A marketing firm is granting its non-smoking staff an additional six days of leave a year to make up for the time off smokers take for cigarette breaks.

Piala Inc, which is based in Japan, introduced the new paid leave allowance in September after non-smokers complained they were working more than their colleagues who smoked.

Hirotaka Matsushima, a spokesman for the company, told The Telegraph:

“One of our non-smoking staff put a message in the company suggestion box earlier in the year saying that smoking breaks were causing problems.”

Following the suggestion, the company’s CEO Takao Asuka decided to give non-smoking employees extra time off to compensate, Mr Matsushima added.

Asuka, said:

“I hope to encourage employees to quit smoking through incentives rather than penalties or coercion.”

The Tokyo-based company is reportedly based on the 29th floor of an office block, meaning any cigarette break was lasting at least 15 minutes, according to staff.

Mr Asuka hopes the scheme will create an incentive for the company’s staff to quit smoking.

The holiday-compensation policy was only introduced in September, but it’s already proved popular with staff, with around 30 out of 120 employees having taken extra days off.

Four of the employees even decided to quit smoking for good.

UK employment law legislation dictates that if employees work longer than six hours a day, they’re entitled to one uninterrupted 20 minute rest break which could be a tea break or lunch break. Whether it’s paid or not depends on your contract.

Additionally, managers can say when you take rest breaks during work time as long as “the break is taken in one go somewhere in the middle of the day (not at the beginning or end). The government legislation also adds that ”unless a worker’s employment contract says so, they don’t have the right to take smoking breaks [or] get paid for rest breaks.”

Smoking is a contentious issue to deal with at work. It’s hard to get the balance right between those who smoke and those who don’t, those who believe in vaping and those who consider e-cigarettes a risk to health.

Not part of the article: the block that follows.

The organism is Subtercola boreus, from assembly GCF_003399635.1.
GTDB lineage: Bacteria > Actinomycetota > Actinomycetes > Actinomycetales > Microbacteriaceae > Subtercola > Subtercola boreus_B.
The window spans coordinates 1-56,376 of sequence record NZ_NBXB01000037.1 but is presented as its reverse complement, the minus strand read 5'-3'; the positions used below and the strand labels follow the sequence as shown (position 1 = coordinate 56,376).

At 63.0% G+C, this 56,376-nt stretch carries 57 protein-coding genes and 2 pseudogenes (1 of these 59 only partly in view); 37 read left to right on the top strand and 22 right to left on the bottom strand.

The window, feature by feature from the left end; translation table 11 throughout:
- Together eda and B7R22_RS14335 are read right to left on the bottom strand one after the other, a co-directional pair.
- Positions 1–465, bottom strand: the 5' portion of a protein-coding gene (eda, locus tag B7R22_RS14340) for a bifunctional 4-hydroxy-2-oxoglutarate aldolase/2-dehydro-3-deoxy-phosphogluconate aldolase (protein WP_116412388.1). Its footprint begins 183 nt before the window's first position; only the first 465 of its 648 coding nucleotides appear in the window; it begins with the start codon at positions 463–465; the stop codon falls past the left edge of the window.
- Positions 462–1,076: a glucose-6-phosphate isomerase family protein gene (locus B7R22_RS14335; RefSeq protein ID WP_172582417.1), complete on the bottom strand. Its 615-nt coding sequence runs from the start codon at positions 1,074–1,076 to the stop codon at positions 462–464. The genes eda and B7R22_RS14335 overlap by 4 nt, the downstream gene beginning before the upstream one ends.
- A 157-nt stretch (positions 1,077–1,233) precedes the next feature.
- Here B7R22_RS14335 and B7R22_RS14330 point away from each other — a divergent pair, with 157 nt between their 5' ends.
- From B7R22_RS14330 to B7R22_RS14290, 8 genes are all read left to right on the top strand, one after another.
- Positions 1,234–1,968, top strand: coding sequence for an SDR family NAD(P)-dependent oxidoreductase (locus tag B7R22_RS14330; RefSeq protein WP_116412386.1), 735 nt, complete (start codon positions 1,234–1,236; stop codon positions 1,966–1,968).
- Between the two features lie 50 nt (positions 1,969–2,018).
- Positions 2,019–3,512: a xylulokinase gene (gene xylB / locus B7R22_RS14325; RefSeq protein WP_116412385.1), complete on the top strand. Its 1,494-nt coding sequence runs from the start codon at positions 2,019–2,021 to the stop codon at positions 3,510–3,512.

Some employers may turn a blind eye to those who go outside to smoke a cigarette during working hours, however, this is unlikely to be missed by their non-smoking colleagues who feel they are receiving less breaks because they choose not to smoke. A Japanese company has taken the extraordinary step of rewarding non-smokers with six extra days holiday a year to make up for the time their smoking colleagues spend on cigarette breaks. They estimate it takes around ten-fifteen minutes for each break but did not want to restrict smoking breaks entirely. The company believes cigarette breaks are a positive use of time as they provide the opportunity for colleagues to get together and talk about work or come up with ideas away from their desks. Instead, they hope the incentive will make people want to quit smoking to receive more holiday leave.

It is up to the employer to put in place their rules about smoking at work. If they want to allow staff to take smoking breaks they should consider whether these are in addition to, or part of, employees’ normal break times. If extra breaks are provided, how this effects other non-smoking members of staff should be examined to assess the likelihood of complaints being raised about less favourable treatment. The fairest, and least risky, option would be to provide extra short breaks to all staff, who may or may not use these to smoke. This will also regulate the length and frequency of breaks and limit the amount of time lost during each working day.

Employers are within their rights to restrict smoking during working hours, outside of any designated breaks. Due to the rise in popularity of e-cigarettes, employers should double check their smoking rules or non-smoking policies to ensure these include a prohibition on e-cigarettes.





Rebecca joined the HRreview editorial team in January 2016. After graduating from the University of Sheffield Hallam in 2013 with a BA in English Literature, Rebecca has spent five years working in print and online journalism in Manchester and London. In the past she has been part of the editorial teams at Sleeper and Dezeen and has founded her own arts collective.